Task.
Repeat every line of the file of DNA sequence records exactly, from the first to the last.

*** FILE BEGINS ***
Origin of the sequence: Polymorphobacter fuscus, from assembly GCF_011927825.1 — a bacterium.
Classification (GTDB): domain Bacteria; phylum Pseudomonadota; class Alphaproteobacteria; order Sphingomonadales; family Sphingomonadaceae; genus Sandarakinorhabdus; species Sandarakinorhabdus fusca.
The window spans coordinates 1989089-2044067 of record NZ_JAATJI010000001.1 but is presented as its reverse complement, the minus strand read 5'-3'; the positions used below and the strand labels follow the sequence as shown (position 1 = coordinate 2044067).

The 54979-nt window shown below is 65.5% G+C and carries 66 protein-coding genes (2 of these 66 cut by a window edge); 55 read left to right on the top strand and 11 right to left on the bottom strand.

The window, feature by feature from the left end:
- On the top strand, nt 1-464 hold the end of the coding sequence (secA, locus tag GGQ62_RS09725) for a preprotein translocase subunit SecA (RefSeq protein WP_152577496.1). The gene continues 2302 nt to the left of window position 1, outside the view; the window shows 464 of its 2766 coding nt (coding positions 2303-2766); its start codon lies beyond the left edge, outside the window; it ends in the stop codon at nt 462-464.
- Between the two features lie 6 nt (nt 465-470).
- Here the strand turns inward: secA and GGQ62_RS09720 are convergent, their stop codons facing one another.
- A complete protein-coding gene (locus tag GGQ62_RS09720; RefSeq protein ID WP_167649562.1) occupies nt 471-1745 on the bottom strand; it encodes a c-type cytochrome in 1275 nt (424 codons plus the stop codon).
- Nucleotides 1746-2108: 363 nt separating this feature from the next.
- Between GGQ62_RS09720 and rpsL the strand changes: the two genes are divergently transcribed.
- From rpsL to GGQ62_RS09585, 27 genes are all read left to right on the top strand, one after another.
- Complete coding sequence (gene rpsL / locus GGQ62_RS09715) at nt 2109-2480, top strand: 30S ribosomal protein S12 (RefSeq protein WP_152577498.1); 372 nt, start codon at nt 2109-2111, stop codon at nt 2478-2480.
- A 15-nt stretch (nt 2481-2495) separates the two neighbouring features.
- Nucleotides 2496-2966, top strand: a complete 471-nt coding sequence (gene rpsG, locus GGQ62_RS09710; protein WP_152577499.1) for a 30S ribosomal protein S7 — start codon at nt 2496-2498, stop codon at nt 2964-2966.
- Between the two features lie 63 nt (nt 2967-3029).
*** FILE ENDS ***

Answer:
Origin of the sequence: Polymorphobacter fuscus, from assembly GCF_011927825.1 — a bacterium.
Classification (GTDB): domain Bacteria; phylum Pseudomonadota; class Alphaproteobacteria; order Sphingomonadales; family Sphingomonadaceae; genus Sandarakinorhabdus; species Sandarakinorhabdus fusca.
The window spans coordinates 1989089-2044067 of record NZ_JAATJI010000001.1 but is presented as its reverse complement, the minus strand read 5'-3'; the positions used below and the strand labels follow the sequence as shown (position 1 = coordinate 2044067).

The 54979-nt window shown below is 65.5% G+C and carries 66 protein-coding genes (2 of these 66 cut by a window edge); 55 read left to right on the top strand and 11 right to left on the bottom strand.

The window, feature by feature from the left end:
- On the top strand, nt 1-464 hold the end of the coding sequence (secA, locus tag GGQ62_RS09725) for a preprotein translocase subunit SecA (RefSeq protein WP_152577496.1). The gene continues 2302 nt to the left of window position 1, outside the view; the window shows 464 of its 2766 coding nt (coding positions 2303-2766); its start codon lies beyond the left edge, outside the window; it ends in the stop codon at nt 462-464.
- Between the two features lie 6 nt (nt 465-470).
- Here the strand turns inward: secA and GGQ62_RS09720 are convergent, their stop codons facing one another.
- A complete protein-coding gene (locus tag GGQ62_RS09720; RefSeq protein ID WP_167649562.1) occupies nt 471-1745 on the bottom strand; it encodes a c-type cytochrome in 1275 nt (424 codons plus the stop codon).
- Nucleotides 1746-2108: 363 nt separating this feature from the next.
- Between GGQ62_RS09720 and rpsL the strand changes: the two genes are divergently transcribed.
- From rpsL to GGQ62_RS09585, 27 genes are all read left to right on the top strand, one after another.
- Complete coding sequence (gene rpsL / locus GGQ62_RS09715) at nt 2109-2480, top strand: 30S ribosomal protein S12 (RefSeq protein WP_152577498.1); 372 nt, start codon at nt 2109-2111, stop codon at nt 2478-2480.
- A 15-nt stretch (nt 2481-2495) separates the two neighbouring features.
- Nucleotides 2496-2966, top strand: a complete 471-nt coding sequence (gene rpsG, locus GGQ62_RS09710; protein WP_152577499.1) for a 30S ribosomal protein S7 — start codon at nt 2496-2498, stop codon at nt 2964-2966.
- Between the two features lie 63 nt (nt 2967-3029).